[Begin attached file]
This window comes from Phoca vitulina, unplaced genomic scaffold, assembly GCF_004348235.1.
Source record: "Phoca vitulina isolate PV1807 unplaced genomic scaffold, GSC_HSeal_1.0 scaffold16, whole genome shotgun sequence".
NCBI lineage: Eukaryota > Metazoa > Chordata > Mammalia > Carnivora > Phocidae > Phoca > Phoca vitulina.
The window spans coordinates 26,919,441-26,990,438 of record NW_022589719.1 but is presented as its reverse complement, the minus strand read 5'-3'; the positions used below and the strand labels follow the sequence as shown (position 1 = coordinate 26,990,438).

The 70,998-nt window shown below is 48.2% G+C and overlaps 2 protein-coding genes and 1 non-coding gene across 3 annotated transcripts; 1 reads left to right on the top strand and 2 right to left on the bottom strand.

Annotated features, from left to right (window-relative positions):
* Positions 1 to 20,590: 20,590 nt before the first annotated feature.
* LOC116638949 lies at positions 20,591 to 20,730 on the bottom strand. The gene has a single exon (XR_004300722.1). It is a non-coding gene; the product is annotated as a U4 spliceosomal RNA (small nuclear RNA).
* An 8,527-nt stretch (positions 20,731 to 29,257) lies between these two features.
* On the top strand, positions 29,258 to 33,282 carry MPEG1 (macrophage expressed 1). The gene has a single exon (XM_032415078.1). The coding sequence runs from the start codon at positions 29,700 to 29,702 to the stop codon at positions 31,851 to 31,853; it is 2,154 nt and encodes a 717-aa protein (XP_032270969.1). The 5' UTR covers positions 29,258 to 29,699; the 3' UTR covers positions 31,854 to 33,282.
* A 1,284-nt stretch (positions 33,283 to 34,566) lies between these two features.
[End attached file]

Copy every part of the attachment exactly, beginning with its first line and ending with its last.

This window comes from Phoca vitulina, unplaced genomic scaffold, assembly GCF_004348235.1.
Source record: "Phoca vitulina isolate PV1807 unplaced genomic scaffold, GSC_HSeal_1.0 scaffold16, whole genome shotgun sequence".
NCBI lineage: Eukaryota > Metazoa > Chordata > Mammalia > Carnivora > Phocidae > Phoca > Phoca vitulina.
The window spans coordinates 26,919,441-26,990,438 of record NW_022589719.1 but is presented as its reverse complement, the minus strand read 5'-3'; the positions used below and the strand labels follow the sequence as shown (position 1 = coordinate 26,990,438).

The 70,998-nt window shown below is 48.2% G+C and overlaps 2 protein-coding genes and 1 non-coding gene across 3 annotated transcripts; 1 reads left to right on the top strand and 2 right to left on the bottom strand.

Annotated features, from left to right (window-relative positions):
* Positions 1 to 20,590: 20,590 nt before the first annotated feature.
* LOC116638949 lies at positions 20,591 to 20,730 on the bottom strand. The gene has a single exon (XR_004300722.1). It is a non-coding gene; the product is annotated as a U4 spliceosomal RNA (small nuclear RNA).
* An 8,527-nt stretch (positions 20,731 to 29,257) lies between these two features.
* On the top strand, positions 29,258 to 33,282 carry MPEG1 (macrophage expressed 1). The gene has a single exon (XM_032415078.1). The coding sequence runs from the start codon at positions 29,700 to 29,702 to the stop codon at positions 31,851 to 31,853; it is 2,154 nt and encodes a 717-aa protein (XP_032270969.1). The 5' UTR covers positions 29,258 to 29,699; the 3' UTR covers positions 31,854 to 33,282.
* A 1,284-nt stretch (positions 33,283 to 34,566) lies between these two features.